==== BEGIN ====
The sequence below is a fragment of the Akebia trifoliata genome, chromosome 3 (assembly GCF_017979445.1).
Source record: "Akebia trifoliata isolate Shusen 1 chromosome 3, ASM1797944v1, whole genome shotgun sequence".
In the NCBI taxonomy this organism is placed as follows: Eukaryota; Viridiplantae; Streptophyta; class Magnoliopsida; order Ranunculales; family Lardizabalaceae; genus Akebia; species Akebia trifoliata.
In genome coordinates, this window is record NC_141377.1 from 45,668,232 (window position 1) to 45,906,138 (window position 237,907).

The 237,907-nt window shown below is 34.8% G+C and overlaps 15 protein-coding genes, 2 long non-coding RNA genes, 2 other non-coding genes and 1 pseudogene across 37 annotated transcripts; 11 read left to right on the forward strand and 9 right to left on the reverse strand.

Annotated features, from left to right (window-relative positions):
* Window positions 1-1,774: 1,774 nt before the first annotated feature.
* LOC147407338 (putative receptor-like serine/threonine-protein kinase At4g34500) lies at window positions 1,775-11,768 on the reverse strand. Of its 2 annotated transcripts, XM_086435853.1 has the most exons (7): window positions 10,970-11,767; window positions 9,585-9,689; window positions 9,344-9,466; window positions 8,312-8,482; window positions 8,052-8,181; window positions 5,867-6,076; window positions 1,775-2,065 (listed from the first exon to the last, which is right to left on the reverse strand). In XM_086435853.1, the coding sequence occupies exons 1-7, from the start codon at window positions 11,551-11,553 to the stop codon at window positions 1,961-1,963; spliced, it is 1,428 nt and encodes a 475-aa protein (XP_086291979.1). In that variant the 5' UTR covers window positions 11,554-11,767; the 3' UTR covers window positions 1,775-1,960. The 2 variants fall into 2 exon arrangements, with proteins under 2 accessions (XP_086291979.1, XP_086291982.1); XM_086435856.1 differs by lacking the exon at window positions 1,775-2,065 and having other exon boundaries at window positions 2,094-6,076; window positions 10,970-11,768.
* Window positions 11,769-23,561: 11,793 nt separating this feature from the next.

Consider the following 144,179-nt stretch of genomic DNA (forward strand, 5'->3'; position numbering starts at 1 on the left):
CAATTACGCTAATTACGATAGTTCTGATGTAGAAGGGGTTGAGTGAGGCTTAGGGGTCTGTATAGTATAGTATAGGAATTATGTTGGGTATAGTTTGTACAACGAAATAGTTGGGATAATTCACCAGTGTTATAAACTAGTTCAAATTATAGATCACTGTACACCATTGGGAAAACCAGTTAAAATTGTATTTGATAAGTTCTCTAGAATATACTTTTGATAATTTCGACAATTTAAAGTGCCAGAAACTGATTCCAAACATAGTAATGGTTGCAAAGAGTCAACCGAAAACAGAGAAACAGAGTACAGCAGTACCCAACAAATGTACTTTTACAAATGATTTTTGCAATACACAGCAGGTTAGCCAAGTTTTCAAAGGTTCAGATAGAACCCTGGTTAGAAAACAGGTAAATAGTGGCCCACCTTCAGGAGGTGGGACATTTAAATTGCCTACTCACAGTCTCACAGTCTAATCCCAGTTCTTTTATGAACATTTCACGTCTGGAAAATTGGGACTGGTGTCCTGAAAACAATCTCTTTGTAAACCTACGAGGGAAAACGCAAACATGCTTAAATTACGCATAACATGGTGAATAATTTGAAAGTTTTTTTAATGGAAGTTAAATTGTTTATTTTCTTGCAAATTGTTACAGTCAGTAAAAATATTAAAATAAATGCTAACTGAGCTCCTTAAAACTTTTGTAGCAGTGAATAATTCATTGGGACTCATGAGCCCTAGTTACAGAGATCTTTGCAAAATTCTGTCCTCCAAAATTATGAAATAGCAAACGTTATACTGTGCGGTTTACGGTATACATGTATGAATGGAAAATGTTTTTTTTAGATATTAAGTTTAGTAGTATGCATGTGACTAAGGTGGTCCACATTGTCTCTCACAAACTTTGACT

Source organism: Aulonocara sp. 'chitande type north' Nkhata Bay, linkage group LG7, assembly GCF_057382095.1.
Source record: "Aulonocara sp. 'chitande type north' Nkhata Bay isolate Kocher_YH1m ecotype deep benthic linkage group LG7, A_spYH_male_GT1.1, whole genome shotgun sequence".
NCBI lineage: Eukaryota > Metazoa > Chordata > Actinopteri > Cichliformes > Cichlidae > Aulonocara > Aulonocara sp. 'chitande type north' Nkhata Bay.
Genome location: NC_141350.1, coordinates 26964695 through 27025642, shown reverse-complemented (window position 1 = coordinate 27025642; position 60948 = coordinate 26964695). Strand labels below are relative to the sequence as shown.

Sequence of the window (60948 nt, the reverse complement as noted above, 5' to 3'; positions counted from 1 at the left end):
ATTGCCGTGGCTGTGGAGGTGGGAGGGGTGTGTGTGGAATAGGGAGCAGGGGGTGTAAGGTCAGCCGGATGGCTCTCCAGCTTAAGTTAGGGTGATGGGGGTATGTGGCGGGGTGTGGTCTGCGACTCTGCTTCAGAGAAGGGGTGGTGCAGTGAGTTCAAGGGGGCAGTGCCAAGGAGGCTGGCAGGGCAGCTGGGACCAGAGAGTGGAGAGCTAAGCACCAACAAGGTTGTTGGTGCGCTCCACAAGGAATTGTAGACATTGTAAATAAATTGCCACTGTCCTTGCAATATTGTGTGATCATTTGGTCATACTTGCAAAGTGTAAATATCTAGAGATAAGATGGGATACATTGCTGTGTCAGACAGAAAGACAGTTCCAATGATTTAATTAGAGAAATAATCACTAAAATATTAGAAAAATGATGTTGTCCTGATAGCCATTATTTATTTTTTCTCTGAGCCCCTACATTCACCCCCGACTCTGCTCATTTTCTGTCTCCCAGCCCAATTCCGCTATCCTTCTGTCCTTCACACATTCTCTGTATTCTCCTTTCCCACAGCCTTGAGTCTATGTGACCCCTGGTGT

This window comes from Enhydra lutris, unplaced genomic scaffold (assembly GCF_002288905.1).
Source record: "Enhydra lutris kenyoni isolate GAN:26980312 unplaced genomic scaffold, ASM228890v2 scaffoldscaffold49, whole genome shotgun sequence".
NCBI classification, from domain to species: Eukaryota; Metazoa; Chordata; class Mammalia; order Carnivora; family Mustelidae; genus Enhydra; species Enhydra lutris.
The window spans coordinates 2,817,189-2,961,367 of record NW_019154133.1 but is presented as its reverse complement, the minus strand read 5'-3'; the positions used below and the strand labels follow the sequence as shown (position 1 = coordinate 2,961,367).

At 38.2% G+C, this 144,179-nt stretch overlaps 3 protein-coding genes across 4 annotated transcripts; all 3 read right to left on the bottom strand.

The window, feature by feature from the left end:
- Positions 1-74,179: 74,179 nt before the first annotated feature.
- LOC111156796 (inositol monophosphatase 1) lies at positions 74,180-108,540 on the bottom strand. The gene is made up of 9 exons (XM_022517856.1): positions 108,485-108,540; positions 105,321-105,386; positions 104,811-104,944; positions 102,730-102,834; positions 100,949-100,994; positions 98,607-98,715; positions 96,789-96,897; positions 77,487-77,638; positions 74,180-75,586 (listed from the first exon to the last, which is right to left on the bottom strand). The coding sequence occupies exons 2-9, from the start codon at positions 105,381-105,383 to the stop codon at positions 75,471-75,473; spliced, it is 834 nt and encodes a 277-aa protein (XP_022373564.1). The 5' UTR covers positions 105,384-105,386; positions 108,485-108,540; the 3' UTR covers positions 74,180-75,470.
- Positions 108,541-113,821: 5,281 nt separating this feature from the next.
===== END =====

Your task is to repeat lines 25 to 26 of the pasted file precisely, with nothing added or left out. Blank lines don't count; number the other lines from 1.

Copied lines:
- LOC111156796 (inositol monophosphatase 1) lies at positions 74,180-108,540 on the bottom strand. The gene is made up of 9 exons (XM_022517856.1): positions 108,485-108,540; positions 105,321-105,386; positions 104,811-104,944; positions 102,730-102,834; positions 100,949-100,994; positions 98,607-98,715; positions 96,789-96,897; positions 77,487-77,638; positions 74,180-75,586 (listed from the first exon to the last, which is right to left on the bottom strand). The coding sequence occupies exons 2-9, from the start codon at positions 105,381-105,383 to the stop codon at positions 75,471-75,473; spliced, it is 834 nt and encodes a 277-aa protein (XP_022373564.1). The 5' UTR covers positions 105,384-105,386; positions 108,485-108,540; the 3' UTR covers positions 74,180-75,470.
- Positions 108,541-113,821: 5,281 nt separating this feature from the next.